Almost any administrative position in higher education today — department chair, dean of admissions, facilities manager — comes with a heavy workload and a lot of stress. Yet the average docent at your local children’s museum has received far more training than those of us in campus administration. It’s sink or swim: We learn by doing (or not doing) and surviving (or drowning).
A case in point: A professor I know in the social sciences stepped into a chair’s job after 15 years on the faculty. She described the experience as "the worst time of my life" as she collided with a torrent of paperwork and email, budget woes, assessment reports, risk-management demands, and centrifugal forces tugging her away from her own research, teaching, and family.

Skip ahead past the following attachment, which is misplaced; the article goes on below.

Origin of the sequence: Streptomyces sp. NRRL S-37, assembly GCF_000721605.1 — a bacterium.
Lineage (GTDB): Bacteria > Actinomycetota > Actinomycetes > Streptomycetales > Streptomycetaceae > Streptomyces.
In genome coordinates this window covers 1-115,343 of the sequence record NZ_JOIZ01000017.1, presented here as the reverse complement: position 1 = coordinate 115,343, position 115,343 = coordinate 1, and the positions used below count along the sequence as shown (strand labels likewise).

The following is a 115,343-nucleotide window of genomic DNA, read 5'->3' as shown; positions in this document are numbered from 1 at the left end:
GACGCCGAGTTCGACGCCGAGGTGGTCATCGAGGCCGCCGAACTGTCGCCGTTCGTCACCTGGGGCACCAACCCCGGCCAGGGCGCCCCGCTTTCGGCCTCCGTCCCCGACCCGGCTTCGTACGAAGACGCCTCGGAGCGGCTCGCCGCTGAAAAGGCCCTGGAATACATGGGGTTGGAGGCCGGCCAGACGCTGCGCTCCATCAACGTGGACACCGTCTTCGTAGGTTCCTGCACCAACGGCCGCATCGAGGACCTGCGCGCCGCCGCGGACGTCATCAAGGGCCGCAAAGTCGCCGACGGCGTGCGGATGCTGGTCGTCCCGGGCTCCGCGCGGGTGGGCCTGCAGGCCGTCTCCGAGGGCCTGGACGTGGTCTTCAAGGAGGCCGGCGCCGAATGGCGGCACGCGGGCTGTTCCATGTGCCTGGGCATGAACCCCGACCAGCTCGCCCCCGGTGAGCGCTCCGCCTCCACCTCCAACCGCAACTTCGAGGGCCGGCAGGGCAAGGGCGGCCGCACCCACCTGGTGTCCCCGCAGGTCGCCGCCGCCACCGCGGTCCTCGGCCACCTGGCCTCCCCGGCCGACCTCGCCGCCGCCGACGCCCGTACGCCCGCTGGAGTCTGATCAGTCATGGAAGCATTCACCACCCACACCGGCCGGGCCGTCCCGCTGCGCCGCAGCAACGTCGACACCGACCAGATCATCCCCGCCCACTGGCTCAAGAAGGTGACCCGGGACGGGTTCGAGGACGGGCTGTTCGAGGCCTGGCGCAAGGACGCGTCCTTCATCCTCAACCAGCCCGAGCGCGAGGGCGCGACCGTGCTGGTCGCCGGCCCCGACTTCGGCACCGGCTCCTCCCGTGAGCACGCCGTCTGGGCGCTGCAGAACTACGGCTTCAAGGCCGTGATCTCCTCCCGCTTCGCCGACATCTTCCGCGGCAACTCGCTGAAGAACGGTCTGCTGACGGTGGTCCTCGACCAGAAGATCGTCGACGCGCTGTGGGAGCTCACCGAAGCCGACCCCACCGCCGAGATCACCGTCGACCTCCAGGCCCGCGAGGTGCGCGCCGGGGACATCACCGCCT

Most of all, though, it was all the people problems that drove her downward and ultimately out of administration — the constant pressure from faculty colleagues (who turned on her in ways she had never experienced or foreseen) as well as from senior administrators, students, staﬀ members, alumni, donors, and, yes, parents. She quit within a year.
What struck her most about her brief reign was how unprepared she was for the types, scale, and severity of the
administrative challenges she faced.